North Korea’s Kim plucks teen sex slaves from schools and executes musicians with anti-aircraft guns, defector reveals
Kim Jong Un’s officials plucked teenage girls from North Korean schools to serve as the leader’s sex slaves, indulged in a gluttonous lifestyle while his people starved and ordered public executions that turned into horrific shows of violence, a North Korean defector revealed.
Hee Yeon, who fled Pyongyang in 2015 and now lives in Seoul, told The Mirror about the years she spent living in constant fear of Kim Jong Un since the ruthless dictator took control of North Korea in 2011.
“Despite our privilege we were scared. I saw terrible things in Pyongyang,” Hee Yeon said.
In what heinous example, she recalled standing in a crowd of 10,000 people assembled to watch the execution of 11 musicians who allegedly made a pornographic video. Security guards ordered the viewers to leave their classes and stand in a stadium around the men, who were tied up and gagged.
“What I saw that day made me sick in my stomach. They were lashed to the end of anti-aircraft guns,” she said. “A gun was fired, the noise was deafening, absolutely terrifying. And the guns were fired one after the other.”
She added: “The musicians just disappeared each time the guns were fired into them. Their bodies were blown to bits, totally destroyed, blood and bits flying everywhere…and then, after that, military tanks moved in and they ran over the bits on the ground where the remains lay.”
Hee Yeon remembered seeing the remains “smashed…into the ground until there was nothing left.” She said the gruesome scene haunted her and took away her appetite for three days.
A report, released by The Transnational Justice Working Group in Seoul in July, also stated the regime’s firing squad carried out public executions in school yards, bridges and sports stadiums.
But that was just the tip of the insanity Hee Yeon said she witnessed. She said no one was immune to the young leader’s vicious whims, and anyone could be executed if they were suspected of disloyalty.
“I was brought up [and] told he was like a god – that he was as a young boy an expert sailor, marksman before the age of seven, god-like,” she said. “Then I met him at big events, I found him terrifying, really scary, nothing god-like about him.”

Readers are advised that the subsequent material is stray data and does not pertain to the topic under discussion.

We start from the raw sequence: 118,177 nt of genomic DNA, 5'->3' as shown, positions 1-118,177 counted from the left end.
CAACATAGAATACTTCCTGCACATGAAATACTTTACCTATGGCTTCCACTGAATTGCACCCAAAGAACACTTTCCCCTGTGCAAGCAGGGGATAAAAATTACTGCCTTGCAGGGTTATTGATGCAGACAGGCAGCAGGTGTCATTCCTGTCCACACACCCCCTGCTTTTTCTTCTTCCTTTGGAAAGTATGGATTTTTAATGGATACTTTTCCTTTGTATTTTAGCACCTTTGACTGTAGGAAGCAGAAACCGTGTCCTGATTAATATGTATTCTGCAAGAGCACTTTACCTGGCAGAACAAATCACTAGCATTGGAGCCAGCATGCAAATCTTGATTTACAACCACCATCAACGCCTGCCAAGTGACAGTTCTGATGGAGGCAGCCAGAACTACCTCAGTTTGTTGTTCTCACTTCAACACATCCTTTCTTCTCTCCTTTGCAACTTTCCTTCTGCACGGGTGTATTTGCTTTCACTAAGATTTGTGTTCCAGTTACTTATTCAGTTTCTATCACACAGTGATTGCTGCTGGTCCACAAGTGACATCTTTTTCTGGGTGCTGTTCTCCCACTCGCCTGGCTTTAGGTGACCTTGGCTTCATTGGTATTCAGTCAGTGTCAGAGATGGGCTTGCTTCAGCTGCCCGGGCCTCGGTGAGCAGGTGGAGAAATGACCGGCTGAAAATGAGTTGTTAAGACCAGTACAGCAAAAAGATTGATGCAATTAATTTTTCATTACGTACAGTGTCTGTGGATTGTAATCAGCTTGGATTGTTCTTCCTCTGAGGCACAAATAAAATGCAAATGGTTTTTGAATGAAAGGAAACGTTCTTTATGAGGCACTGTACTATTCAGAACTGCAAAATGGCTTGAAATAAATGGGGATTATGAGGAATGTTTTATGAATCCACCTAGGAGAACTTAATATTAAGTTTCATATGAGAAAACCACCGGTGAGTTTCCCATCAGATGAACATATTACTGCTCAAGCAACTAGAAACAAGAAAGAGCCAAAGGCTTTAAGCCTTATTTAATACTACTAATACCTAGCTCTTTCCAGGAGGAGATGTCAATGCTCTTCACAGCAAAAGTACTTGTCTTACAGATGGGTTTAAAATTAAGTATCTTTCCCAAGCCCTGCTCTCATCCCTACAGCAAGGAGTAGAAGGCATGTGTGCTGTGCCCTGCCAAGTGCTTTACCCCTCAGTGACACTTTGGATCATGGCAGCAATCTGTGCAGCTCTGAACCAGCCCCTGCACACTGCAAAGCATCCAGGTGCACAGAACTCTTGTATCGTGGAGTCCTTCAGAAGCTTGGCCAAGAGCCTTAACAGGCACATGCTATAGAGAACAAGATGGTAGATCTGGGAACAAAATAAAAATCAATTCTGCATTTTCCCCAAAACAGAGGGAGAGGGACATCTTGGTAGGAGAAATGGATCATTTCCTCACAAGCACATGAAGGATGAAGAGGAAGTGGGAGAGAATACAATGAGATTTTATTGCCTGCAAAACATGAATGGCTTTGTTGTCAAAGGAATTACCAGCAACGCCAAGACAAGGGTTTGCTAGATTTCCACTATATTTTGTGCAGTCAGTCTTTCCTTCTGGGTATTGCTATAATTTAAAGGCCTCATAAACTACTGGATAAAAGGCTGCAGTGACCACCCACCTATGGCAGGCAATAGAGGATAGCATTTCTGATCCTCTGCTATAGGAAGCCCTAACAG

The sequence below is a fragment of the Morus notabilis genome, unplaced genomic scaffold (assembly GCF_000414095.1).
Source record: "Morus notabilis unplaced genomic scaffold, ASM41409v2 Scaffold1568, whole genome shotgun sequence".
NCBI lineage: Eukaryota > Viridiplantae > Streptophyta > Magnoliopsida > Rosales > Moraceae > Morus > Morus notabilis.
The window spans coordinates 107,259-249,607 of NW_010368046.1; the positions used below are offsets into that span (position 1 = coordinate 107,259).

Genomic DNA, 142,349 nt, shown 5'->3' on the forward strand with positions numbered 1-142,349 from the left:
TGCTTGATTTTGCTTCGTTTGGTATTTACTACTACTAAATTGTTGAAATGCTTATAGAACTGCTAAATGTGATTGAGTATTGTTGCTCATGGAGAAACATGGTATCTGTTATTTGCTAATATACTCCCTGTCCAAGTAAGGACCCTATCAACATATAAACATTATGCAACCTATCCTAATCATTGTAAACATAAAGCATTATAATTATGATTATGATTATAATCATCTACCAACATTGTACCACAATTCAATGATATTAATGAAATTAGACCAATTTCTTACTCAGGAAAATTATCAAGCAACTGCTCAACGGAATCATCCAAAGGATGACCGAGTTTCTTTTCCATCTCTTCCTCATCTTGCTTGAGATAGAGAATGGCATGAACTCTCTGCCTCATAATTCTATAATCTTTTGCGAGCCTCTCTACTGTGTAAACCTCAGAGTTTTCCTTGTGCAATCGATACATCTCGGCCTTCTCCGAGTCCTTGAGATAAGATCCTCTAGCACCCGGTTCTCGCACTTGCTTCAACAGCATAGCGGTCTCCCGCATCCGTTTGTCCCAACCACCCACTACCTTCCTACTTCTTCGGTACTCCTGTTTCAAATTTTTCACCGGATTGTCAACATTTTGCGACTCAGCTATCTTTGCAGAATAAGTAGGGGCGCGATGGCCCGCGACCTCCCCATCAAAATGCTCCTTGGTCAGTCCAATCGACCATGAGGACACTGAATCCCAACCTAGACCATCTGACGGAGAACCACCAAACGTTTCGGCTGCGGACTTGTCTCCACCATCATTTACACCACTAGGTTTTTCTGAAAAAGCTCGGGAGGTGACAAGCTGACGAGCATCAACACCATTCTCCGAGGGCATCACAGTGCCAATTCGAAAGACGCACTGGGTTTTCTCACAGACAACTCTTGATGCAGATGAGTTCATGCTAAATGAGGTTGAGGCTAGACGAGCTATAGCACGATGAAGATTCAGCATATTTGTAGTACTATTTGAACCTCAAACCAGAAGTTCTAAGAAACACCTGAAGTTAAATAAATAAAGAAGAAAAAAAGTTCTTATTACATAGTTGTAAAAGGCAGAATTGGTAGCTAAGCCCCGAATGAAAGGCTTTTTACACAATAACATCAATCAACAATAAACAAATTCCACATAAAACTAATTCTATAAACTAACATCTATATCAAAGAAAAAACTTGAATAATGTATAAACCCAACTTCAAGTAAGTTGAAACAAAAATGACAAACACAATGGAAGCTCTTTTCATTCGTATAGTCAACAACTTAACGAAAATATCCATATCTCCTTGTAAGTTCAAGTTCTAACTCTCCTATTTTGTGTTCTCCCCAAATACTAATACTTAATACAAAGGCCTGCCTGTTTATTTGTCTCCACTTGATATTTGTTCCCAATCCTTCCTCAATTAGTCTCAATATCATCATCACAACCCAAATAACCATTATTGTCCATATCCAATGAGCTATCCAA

Several previous reports also painted Kim as a hot-tempered man. He reportedly executed his uncle, Jang Song Thaek, when he “flew into a rage” after finding out about an alleged coup plot that was planned with China. Nam Sung Wook, a security expert, recalled the leader “exploded with foul language” when his former girlfriend suggested he stop smoking.
Hee Yeon also said “the prettiest” schoolgirls were taken away to work in one of Kim’s “hundreds of homes around Pyongyang.”
“They learn to serve him food like caviar and extremely rare delicacies. They are also taught how to massage him and they become sex slaves,” she said. “Yes, they have to sleep with him and they cannot make a mistake or object because they could very easily simply disappear.”
And as the rest of North Korea suffered from poverty and food shortages, Kim was reportedly indulging in $2,700 “bird’s nest soup,” caviar and other imported dishes.
“One of my friends went to work at one of his hundreds of homes in Pyongyang and she told me this was what he liked,” Hee Yeon told The Mirror.
Kim came into power when his father died from a heart attack in December 2011. He has been credited with propelling the regime’s missile and nuclear program, appointing rocket scientists to identify flaws in the program that hadn’t been noticed before. Little is known about his secretive family, but he is married to Ri Sol-ju and reportedly has three children, according to South Korea’s Yonhap News Agency.
Kim vowed to complete his nuclear program despite recent U.N. sanctions against North Korea and President Trump’s threats to destroy the dictatorship. Trump addressed the U.N. assembly on Tuesday and mocked Kim as “rocket man,” saying the dictator was “on a suicide mission for himself and his regime.”
North Korea has threatened to strike the U.S. territory of Guam with missiles and conducted its 15th missile test of the year last week. It carried out its sixth nuclear test in early September. But amid the bombastic threats, Hee Yeon said the leader’s actions reflect his fear the regime will eventually be toppled.
“Kim Jong-Un threatens war because he feels cornered and has no escape,” she said.